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January 11, 2006, 01:31 
Inertial or Noninertial

#1 
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Hi..
When we do an unsteady simulation using moving boundaries..like an oscillating cylinder, airfoil etc.. do u actually need to solve the NS equations in Noninertial coordinate system or just be in the Inertial coordinate system. regards, B787 

January 11, 2006, 10:04 
Re: Inertial or Noninertial

#2 
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You can solve it either way. If your coordinate system is not accelerating then it is inertial, otherwise it is noninertial. If you use a noninertial system then you will need to account for that in the form of the NavierStokes equations that you use through the inclusion of terms related to the acceleration of the coordinate system.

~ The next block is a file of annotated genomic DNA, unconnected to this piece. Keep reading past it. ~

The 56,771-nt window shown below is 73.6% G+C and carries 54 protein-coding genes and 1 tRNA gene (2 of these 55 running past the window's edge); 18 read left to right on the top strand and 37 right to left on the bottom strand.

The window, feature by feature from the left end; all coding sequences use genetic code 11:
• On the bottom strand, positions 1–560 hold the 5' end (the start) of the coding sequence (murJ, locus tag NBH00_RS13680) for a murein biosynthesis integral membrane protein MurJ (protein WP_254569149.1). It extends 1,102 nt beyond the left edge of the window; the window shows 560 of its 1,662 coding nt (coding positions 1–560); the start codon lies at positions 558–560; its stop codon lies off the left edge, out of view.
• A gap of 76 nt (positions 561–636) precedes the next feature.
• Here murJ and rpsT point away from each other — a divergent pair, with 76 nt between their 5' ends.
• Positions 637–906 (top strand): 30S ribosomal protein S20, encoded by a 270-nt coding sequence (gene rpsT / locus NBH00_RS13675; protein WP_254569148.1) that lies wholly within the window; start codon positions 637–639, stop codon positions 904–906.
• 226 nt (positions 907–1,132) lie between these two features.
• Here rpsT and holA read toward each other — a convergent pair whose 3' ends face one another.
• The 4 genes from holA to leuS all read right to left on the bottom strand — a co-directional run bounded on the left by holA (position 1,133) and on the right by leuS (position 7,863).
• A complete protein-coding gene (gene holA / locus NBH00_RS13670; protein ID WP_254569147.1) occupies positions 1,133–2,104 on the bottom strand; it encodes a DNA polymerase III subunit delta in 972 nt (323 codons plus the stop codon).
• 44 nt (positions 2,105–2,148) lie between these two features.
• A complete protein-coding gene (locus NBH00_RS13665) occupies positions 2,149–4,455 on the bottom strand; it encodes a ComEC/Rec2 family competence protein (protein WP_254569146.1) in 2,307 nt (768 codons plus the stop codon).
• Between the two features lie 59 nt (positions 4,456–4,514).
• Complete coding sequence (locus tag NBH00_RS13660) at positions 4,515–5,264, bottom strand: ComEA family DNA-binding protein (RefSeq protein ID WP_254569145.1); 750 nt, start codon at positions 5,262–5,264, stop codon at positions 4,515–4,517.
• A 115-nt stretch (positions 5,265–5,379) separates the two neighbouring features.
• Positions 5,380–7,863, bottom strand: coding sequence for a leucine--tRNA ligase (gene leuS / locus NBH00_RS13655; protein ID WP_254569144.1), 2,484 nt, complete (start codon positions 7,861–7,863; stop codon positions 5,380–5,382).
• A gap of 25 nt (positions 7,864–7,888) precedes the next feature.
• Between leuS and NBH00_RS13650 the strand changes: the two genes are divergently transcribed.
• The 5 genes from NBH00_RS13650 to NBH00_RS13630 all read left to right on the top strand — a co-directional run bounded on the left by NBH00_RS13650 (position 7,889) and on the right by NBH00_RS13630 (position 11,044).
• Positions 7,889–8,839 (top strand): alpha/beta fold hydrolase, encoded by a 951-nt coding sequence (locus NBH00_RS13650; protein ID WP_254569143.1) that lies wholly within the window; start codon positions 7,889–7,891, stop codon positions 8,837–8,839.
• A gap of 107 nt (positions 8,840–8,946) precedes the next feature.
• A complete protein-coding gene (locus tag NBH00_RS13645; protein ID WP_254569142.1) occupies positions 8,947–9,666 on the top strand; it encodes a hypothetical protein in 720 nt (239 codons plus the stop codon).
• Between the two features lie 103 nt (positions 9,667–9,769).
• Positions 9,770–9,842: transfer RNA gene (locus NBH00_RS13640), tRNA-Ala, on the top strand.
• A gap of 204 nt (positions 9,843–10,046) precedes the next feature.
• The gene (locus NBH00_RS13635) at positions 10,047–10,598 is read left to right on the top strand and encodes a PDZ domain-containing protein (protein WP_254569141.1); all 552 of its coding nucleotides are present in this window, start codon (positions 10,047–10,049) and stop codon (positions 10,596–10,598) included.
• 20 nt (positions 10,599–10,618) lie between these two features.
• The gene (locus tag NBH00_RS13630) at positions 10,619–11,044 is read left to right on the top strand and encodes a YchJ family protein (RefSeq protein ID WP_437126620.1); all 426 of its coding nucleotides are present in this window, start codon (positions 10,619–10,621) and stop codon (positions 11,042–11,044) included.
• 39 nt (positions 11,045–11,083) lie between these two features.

January 11, 2006, 11:14 
Re: Inertial or Noninertial

#3 
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For the accelerating reference frame terms, what would happen if the moving reference frame turned through an angle?
diaw... 

January 11, 2006, 22:21 
Re: Inertial or Noninertial

#4 
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I'm not sure quite what you are asking, but any rotating frame of reference is noninertial. So you would need to add in the appropriate terms.


January 11, 2006, 22:47 
Re: Inertial or Noninertial

#5 
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Hi Ag,
It is an interesting thread. How is the moving (translating + rotating) reference frame tied back into the conventional NS derivations? These are typically derived with a moving inertial reference frame referenced back to a Eulerian inertial reference frame. In rigidbody dynamics, the moving reference frame translation & rotation are simply performed (in time) v,abs= v,a + v,ref + w x r,a. How does one transform the spatial components due to rotation of the reference frame  i'=wxi , j'=wxj , k'=wxk? From what I have understood, the typical fluid element is a glorified 'particle' (all properties lumped to a central particle) with a 'squishy outer container' (conservation principle, no mass source) . Thanks for your comments 'Ag'... diaw...